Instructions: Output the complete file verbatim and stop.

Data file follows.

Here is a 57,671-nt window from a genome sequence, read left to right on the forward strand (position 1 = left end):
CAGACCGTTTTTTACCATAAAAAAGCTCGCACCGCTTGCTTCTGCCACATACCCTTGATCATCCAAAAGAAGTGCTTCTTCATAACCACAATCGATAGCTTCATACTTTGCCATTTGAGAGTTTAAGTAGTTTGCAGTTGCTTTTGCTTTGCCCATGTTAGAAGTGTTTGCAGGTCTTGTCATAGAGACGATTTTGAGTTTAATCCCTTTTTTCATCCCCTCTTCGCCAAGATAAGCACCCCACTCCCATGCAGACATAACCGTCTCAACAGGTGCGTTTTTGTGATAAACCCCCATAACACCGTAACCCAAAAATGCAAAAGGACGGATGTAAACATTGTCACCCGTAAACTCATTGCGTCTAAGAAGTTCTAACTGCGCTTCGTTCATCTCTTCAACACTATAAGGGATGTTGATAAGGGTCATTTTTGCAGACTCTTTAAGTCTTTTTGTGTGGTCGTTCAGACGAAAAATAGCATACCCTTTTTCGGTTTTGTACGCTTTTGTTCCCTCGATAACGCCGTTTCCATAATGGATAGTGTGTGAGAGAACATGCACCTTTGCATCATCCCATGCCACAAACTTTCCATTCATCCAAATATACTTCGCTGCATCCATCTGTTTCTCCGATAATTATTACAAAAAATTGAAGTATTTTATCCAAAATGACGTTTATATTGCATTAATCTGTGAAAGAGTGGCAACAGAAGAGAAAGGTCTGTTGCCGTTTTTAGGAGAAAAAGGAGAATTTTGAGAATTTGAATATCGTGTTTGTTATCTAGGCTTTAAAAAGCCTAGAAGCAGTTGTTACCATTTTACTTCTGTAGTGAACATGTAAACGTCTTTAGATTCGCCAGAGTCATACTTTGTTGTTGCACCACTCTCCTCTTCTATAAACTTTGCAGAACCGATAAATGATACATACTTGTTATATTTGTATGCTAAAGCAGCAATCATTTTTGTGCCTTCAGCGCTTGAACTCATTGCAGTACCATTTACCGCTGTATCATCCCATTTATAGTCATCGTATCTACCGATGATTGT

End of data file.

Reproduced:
Here is a 57,671-nt window from a genome sequence, read left to right on the forward strand (position 1 = left end):
CAGACCGTTTTTTACCATAAAAAAGCTCGCACCGCTTGCTTCTGCCACATACCCTTGATCATCCAAAAGAAGTGCTTCTTCATAACCACAATCGATAGCTTCATACTTTGCCATTTGAGAGTTTAAGTAGTTTGCAGTTGCTTTTGCTTTGCCCATGTTAGAAGTGTTTGCAGGTCTTGTCATAGAGACGATTTTGAGTTTAATCCCTTTTTTCATCCCCTCTTCGCCAAGATAAGCACCCCACTCCCATGCAGACATAACCGTCTCAACAGGTGCGTTTTTGTGATAAACCCCCATAACACCGTAACCCAAAAATGCAAAAGGACGGATGTAAACATTGTCACCCGTAAACTCATTGCGTCTAAGAAGTTCTAACTGCGCTTCGTTCATCTCTTCAACACTATAAGGGATGTTGATAAGGGTCATTTTTGCAGACTCTTTAAGTCTTTTTGTGTGGTCGTTCAGACGAAAAATAGCATACCCTTTTTCGGTTTTGTACGCTTTTGTTCCCTCGATAACGCCGTTTCCATAATGGATAGTGTGTGAGAGAACATGCACCTTTGCATCATCCCATGCCACAAACTTTCCATTCATCCAAATATACTTCGCTGCATCCATCTGTTTCTCCGATAATTATTACAAAAAATTGAAGTATTTTATCCAAAATGACGTTTATATTGCATTAATCTGTGAAAGAGTGGCAACAGAAGAGAAAGGTCTGTTGCCGTTTTTAGGAGAAAAAGGAGAATTTTGAGAATTTGAATATCGTGTTTGTTATCTAGGCTTTAAAAAGCCTAGAAGCAGTTGTTACCATTTTACTTCTGTAGTGAACATGTAAACGTCTTTAGATTCGCCAGAGTCATACTTTGTTGTTGCACCACTCTCCTCTTCTATAAACTTTGCAGAACCGATAAATGATACATACTTGTTATATTTGTATGCTAAAGCAGCAATCATTTTTGTGCCTTCAGCGCTTGAACTCATTGCAGTACCATTTACCGCTGTATCATCCCATTTATAGTCATCGTATCTACCGATGATTGT